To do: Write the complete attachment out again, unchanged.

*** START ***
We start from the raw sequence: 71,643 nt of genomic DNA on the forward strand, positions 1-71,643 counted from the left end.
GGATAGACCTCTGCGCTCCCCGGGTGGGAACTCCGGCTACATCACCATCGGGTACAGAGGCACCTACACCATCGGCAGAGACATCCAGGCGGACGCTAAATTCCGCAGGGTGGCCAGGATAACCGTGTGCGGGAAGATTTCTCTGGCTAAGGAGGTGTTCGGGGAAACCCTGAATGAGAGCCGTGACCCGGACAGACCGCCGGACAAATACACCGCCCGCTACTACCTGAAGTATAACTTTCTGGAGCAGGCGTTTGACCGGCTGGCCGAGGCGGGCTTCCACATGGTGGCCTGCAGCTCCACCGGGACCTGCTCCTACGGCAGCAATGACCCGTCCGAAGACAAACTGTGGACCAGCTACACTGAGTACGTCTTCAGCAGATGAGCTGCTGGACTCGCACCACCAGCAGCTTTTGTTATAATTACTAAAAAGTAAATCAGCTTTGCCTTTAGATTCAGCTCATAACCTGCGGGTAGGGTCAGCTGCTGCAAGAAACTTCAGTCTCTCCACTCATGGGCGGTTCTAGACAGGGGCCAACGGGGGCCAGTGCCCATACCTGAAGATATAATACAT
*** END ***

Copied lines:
We start from the raw sequence: 71,643 nt of genomic DNA on the forward strand, positions 1-71,643 counted from the left end.
GGATAGACCTCTGCGCTCCCCGGGTGGGAACTCCGGCTACATCACCATCGGGTACAGAGGCACCTACACCATCGGCAGAGACATCCAGGCGGACGCTAAATTCCGCAGGGTGGCCAGGATAACCGTGTGCGGGAAGATTTCTCTGGCTAAGGAGGTGTTCGGGGAAACCCTGAATGAGAGCCGTGACCCGGACAGACCGCCGGACAAATACACCGCCCGCTACTACCTGAAGTATAACTTTCTGGAGCAGGCGTTTGACCGGCTGGCCGAGGCGGGCTTCCACATGGTGGCCTGCAGCTCCACCGGGACCTGCTCCTACGGCAGCAATGACCCGTCCGAAGACAAACTGTGGACCAGCTACACTGAGTACGTCTTCAGCAGATGAGCTGCTGGACTCGCACCACCAGCAGCTTTTGTTATAATTACTAAAAAGTAAATCAGCTTTGCCTTTAGATTCAGCTCATAACCTGCGGGTAGGGTCAGCTGCTGCAAGAAACTTCAGTCTCTCCACTCATGGGCGGTTCTAGACAGGGGCCAACGGGGGCCAGTGCCCATACCTGAAGATATAATACAT